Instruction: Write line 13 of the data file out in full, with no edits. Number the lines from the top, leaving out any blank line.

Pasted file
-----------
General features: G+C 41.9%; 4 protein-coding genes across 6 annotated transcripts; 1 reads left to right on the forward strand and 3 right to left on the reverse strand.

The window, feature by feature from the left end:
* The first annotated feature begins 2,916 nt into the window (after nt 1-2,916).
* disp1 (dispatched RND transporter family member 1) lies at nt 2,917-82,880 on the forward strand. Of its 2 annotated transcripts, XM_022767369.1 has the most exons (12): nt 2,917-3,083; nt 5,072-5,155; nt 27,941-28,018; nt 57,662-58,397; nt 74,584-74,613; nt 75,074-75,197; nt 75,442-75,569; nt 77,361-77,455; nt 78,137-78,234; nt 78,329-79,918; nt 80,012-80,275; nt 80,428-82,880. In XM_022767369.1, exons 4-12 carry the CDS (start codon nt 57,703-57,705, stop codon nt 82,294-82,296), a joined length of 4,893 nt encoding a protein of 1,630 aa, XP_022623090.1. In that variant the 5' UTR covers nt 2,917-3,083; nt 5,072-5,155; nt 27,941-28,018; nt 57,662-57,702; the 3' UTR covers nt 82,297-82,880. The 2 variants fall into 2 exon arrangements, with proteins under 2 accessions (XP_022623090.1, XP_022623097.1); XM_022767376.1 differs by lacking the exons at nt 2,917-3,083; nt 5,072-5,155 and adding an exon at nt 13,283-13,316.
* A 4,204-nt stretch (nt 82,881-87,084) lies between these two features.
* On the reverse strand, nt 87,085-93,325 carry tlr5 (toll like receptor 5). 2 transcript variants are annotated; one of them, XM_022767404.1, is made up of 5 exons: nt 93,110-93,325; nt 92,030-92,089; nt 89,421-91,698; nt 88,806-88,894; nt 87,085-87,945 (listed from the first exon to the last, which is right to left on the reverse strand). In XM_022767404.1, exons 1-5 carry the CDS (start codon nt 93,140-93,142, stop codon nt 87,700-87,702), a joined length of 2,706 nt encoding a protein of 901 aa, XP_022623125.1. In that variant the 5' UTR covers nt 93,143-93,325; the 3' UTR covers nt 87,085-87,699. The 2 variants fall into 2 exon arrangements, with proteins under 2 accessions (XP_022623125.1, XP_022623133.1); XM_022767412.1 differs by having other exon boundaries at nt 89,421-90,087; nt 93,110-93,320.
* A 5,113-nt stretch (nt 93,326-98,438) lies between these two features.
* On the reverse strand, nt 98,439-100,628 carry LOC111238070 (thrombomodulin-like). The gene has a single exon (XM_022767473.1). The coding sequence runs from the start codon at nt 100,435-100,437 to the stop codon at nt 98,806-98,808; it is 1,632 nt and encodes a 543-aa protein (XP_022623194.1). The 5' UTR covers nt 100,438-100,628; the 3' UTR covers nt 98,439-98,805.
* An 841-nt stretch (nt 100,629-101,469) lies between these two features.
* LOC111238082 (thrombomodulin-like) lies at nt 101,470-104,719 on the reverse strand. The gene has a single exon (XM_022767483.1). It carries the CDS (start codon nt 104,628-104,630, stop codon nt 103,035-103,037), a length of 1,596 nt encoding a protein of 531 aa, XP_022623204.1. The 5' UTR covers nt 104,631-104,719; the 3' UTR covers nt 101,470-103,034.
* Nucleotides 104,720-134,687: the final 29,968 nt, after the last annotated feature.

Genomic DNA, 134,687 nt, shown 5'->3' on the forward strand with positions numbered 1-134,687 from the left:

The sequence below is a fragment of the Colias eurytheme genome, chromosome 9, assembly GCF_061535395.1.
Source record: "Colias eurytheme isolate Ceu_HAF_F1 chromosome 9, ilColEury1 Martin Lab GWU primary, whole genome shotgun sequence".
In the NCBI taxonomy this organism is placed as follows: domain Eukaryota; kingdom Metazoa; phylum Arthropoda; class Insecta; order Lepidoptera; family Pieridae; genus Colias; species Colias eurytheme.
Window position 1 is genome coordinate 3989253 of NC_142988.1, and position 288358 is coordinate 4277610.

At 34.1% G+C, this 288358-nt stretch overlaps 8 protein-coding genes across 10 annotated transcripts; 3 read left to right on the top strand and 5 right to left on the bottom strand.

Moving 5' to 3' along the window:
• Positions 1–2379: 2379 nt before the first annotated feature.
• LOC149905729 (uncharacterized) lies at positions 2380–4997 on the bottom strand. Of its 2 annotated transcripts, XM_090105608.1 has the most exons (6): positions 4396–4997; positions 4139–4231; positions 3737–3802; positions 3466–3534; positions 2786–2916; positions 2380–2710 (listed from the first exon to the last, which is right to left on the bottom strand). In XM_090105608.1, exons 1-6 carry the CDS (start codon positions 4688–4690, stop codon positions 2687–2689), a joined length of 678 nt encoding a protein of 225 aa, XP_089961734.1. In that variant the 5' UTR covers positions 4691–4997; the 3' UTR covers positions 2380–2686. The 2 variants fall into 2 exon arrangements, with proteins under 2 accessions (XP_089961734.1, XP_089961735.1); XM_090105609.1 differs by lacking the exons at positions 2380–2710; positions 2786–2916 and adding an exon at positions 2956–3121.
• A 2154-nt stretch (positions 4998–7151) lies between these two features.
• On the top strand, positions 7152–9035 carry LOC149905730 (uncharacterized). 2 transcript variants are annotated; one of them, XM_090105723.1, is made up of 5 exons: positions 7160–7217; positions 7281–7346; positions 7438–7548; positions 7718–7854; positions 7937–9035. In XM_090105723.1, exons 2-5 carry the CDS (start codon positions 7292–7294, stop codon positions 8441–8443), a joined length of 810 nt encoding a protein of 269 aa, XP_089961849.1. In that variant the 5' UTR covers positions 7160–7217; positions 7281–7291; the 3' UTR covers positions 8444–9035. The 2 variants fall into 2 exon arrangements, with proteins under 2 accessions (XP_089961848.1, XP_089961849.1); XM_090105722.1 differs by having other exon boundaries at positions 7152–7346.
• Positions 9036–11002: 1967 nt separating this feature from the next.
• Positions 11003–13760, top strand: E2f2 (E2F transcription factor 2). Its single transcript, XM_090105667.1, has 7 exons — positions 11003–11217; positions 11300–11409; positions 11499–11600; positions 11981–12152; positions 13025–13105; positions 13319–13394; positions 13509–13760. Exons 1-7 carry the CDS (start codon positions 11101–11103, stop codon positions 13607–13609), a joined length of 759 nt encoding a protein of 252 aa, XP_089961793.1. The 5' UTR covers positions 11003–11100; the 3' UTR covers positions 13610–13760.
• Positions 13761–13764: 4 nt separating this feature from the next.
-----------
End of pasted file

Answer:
The sequence below is a fragment of the Colias eurytheme genome, chromosome 9, assembly GCF_061535395.1.